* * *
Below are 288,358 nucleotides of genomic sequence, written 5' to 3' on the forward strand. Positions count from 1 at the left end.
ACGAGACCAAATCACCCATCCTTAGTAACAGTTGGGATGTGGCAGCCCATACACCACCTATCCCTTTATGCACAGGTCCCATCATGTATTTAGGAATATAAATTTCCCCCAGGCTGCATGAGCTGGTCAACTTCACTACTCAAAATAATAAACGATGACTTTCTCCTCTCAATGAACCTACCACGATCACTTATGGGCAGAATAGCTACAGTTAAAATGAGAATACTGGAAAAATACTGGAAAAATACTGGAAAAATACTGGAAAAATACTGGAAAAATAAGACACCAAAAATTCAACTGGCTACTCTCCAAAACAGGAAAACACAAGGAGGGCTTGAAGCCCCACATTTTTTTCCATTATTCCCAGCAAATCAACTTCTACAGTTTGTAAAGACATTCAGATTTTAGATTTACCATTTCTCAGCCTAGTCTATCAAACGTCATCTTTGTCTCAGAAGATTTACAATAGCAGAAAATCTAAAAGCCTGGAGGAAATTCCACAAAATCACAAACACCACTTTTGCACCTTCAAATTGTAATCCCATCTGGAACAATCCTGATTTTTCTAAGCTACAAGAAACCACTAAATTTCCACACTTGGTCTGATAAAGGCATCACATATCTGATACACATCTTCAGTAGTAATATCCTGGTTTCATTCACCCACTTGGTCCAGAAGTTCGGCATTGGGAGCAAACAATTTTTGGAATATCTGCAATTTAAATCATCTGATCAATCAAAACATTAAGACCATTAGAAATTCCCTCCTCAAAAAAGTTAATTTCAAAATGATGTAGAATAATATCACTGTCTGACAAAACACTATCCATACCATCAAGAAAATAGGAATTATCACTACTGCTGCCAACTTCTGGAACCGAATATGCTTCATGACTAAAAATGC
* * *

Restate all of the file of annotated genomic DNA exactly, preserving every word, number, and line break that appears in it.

Below are 288,358 nucleotides of genomic sequence, written 5' to 3' on the forward strand. Positions count from 1 at the left end.
ACGAGACCAAATCACCCATCCTTAGTAACAGTTGGGATGTGGCAGCCCATACACCACCTATCCCTTTATGCACAGGTCCCATCATGTATTTAGGAATATAAATTTCCCCCAGGCTGCATGAGCTGGTCAACTTCACTACTCAAAATAATAAACGATGACTTTCTCCTCTCAATGAACCTACCACGATCACTTATGGGCAGAATAGCTACAGTTAAAATGAGAATACTGGAAAAATACTGGAAAAATACTGGAAAAATACTGGAAAAATACTGGAAAAATAAGACACCAAAAATTCAACTGGCTACTCTCCAAAACAGGAAAACACAAGGAGGGCTTGAAGCCCCACATTTTTTTCCATTATTCCCAGCAAATCAACTTCTACAGTTTGTAAAGACATTCAGATTTTAGATTTACCATTTCTCAGCCTAGTCTATCAAACGTCATCTTTGTCTCAGAAGATTTACAATAGCAGAAAATCTAAAAGCCTGGAGGAAATTCCACAAAATCACAAACACCACTTTTGCACCTTCAAATTGTAATCCCATCTGGAACAATCCTGATTTTTCTAAGCTACAAGAAACCACTAAATTTCCACACTTGGTCTGATAAAGGCATCACATATCTGATACACATCTTCAGTAGTAATATCCTGGTTTCATTCACCCACTTGGTCCAGAAGTTCGGCATTGGGAGCAAACAATTTTTGGAATATCTGCAATTTAAATCATCTGATCAATCAAAACATTAAGACCATTAGAAATTCCCTCCTCAAAAAAGTTAATTTCAAAATGATGTAGAATAATATCACTGTCTGACAAAACACTATCCATACCATCAAGAAAATAGGAATTATCACTACTGCTGCCAACTTCTGGAACCGAATATGCTTCATGACTAAAAATGC